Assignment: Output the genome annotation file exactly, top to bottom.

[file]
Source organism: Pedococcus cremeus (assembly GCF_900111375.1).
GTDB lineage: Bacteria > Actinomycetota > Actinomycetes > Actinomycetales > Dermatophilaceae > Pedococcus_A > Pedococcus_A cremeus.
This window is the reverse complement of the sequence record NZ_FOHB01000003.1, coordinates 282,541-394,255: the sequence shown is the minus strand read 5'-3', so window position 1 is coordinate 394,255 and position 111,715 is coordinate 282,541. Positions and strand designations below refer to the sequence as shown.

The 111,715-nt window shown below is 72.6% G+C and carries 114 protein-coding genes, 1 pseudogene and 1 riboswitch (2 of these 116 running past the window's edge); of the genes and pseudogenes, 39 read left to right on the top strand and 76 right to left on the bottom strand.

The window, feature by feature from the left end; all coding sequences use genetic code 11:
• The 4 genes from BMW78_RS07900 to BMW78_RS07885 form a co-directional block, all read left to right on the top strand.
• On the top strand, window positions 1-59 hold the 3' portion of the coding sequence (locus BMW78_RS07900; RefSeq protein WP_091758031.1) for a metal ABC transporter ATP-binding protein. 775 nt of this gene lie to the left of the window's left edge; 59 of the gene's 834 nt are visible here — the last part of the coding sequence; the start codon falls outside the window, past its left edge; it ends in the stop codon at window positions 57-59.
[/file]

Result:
Source organism: Pedococcus cremeus (assembly GCF_900111375.1).
GTDB lineage: Bacteria > Actinomycetota > Actinomycetes > Actinomycetales > Dermatophilaceae > Pedococcus_A > Pedococcus_A cremeus.
This window is the reverse complement of the sequence record NZ_FOHB01000003.1, coordinates 282,541-394,255: the sequence shown is the minus strand read 5'-3', so window position 1 is coordinate 394,255 and position 111,715 is coordinate 282,541. Positions and strand designations below refer to the sequence as shown.

The 111,715-nt window shown below is 72.6% G+C and carries 114 protein-coding genes, 1 pseudogene and 1 riboswitch (2 of these 116 running past the window's edge); of the genes and pseudogenes, 39 read left to right on the top strand and 76 right to left on the bottom strand.

The window, feature by feature from the left end; all coding sequences use genetic code 11:
• The 4 genes from BMW78_RS07900 to BMW78_RS07885 form a co-directional block, all read left to right on the top strand.
• On the top strand, window positions 1-59 hold the 3' portion of the coding sequence (locus BMW78_RS07900; RefSeq protein WP_091758031.1) for a metal ABC transporter ATP-binding protein. 775 nt of this gene lie to the left of the window's left edge; 59 of the gene's 834 nt are visible here — the last part of the coding sequence; the start codon falls outside the window, past its left edge; it ends in the stop codon at window positions 57-59.